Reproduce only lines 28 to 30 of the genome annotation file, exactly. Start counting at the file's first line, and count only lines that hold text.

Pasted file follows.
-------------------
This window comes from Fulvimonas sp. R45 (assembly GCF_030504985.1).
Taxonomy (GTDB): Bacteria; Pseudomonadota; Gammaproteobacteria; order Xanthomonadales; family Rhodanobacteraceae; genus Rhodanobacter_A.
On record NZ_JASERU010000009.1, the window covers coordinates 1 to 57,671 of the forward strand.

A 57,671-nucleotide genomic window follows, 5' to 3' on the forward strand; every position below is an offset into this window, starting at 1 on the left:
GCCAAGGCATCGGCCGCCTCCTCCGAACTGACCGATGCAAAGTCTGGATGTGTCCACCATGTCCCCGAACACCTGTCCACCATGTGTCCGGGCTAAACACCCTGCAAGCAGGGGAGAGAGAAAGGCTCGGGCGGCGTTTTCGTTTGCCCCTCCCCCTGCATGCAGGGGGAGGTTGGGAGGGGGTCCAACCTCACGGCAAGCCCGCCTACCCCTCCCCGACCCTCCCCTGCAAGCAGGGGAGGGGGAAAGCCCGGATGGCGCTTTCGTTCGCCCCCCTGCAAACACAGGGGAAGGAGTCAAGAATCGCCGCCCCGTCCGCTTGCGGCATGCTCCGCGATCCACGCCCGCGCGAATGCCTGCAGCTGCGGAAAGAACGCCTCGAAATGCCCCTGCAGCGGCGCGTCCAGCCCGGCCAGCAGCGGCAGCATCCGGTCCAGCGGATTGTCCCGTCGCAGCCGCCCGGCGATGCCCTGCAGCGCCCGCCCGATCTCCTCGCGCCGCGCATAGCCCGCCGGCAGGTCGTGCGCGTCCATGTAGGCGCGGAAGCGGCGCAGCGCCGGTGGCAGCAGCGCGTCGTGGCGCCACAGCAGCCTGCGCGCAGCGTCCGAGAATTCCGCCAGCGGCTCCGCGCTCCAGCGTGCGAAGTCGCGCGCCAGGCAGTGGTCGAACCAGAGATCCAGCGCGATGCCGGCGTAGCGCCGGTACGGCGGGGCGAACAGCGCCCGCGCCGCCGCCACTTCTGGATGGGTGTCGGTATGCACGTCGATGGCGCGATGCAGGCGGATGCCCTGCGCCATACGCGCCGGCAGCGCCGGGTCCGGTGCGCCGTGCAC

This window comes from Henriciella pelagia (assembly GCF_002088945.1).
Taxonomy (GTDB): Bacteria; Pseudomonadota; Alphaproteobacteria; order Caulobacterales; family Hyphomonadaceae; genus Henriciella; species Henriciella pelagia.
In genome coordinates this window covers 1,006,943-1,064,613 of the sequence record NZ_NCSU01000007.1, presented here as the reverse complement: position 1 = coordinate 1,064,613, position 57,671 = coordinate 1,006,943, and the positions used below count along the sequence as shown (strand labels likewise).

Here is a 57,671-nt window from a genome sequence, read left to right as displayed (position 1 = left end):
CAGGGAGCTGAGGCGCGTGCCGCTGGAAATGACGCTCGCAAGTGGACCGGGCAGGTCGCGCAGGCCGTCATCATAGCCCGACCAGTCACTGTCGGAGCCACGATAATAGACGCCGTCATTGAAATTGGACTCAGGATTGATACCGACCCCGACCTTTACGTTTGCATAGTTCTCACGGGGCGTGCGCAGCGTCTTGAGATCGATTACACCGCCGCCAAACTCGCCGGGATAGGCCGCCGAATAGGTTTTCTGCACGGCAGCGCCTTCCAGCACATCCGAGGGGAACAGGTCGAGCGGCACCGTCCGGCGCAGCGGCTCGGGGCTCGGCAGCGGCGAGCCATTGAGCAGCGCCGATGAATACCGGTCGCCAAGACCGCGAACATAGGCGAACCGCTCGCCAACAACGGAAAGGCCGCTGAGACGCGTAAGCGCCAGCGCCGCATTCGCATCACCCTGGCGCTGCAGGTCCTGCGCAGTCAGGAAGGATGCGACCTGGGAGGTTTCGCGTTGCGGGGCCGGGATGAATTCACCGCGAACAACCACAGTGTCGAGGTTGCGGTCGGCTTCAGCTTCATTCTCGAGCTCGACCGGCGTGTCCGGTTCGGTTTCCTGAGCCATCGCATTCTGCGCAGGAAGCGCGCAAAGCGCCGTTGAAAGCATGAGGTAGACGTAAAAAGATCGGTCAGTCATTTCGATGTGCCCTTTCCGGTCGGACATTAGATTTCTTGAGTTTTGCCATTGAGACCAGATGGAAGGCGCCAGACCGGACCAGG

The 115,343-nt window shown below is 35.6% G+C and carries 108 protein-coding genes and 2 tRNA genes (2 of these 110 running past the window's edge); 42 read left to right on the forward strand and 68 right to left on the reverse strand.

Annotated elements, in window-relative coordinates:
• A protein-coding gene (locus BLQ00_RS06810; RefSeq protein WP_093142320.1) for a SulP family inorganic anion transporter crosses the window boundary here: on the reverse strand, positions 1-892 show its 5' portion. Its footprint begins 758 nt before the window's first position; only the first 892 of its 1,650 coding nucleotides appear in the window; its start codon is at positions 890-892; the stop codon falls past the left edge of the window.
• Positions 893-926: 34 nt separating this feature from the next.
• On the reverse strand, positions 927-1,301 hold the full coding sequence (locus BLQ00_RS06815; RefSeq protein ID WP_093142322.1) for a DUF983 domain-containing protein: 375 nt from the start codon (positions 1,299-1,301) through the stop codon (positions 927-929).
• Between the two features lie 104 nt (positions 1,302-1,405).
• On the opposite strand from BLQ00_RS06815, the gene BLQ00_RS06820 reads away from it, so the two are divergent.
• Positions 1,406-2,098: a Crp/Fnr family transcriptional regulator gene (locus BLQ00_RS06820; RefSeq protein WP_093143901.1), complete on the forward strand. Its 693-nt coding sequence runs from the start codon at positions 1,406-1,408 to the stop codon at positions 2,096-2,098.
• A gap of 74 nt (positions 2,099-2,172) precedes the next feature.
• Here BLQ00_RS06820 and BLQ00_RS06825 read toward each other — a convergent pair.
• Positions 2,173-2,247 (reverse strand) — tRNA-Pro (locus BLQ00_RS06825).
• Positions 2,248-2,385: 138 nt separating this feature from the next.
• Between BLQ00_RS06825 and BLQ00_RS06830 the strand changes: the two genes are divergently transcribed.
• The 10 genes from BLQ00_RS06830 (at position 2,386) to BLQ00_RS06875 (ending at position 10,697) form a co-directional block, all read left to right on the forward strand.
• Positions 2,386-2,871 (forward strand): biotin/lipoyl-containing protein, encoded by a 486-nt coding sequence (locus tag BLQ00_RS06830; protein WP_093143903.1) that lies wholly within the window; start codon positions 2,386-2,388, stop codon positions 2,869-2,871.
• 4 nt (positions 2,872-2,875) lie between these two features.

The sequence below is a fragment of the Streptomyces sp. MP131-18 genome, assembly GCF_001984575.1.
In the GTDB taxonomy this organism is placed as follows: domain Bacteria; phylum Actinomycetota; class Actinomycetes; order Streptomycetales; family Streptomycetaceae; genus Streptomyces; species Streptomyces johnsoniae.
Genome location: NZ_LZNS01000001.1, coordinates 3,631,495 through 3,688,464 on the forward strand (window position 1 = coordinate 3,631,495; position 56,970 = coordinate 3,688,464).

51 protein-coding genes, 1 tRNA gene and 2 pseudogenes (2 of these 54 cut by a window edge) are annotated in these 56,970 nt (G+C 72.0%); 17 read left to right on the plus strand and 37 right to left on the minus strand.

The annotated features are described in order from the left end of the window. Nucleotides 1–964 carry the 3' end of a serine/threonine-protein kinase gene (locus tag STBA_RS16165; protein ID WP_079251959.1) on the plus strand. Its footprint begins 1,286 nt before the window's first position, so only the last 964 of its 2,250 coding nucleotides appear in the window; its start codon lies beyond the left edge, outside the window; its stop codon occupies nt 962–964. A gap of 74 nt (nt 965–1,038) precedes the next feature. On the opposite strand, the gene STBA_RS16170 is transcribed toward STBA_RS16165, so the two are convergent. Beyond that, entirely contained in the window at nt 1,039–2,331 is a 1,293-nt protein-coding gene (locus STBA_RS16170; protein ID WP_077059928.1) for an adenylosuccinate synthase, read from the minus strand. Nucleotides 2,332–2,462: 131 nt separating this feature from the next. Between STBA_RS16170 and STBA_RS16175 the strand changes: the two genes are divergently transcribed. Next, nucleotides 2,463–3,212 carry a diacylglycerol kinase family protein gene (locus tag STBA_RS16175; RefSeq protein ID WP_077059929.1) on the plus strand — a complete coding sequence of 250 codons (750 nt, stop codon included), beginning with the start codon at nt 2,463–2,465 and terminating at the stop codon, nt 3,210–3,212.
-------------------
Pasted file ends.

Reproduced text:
In the GTDB taxonomy this organism is placed as follows: domain Bacteria; phylum Actinomycetota; class Actinomycetes; order Streptomycetales; family Streptomycetaceae; genus Streptomyces; species Streptomyces johnsoniae.
Genome location: NZ_LZNS01000001.1, coordinates 3,631,495 through 3,688,464 on the forward strand (window position 1 = coordinate 3,631,495; position 56,970 = coordinate 3,688,464).

51 protein-coding genes, 1 tRNA gene and 2 pseudogenes (2 of these 54 cut by a window edge) are annotated in these 56,970 nt (G+C 72.0%); 17 read left to right on the plus strand and 37 right to left on the minus strand.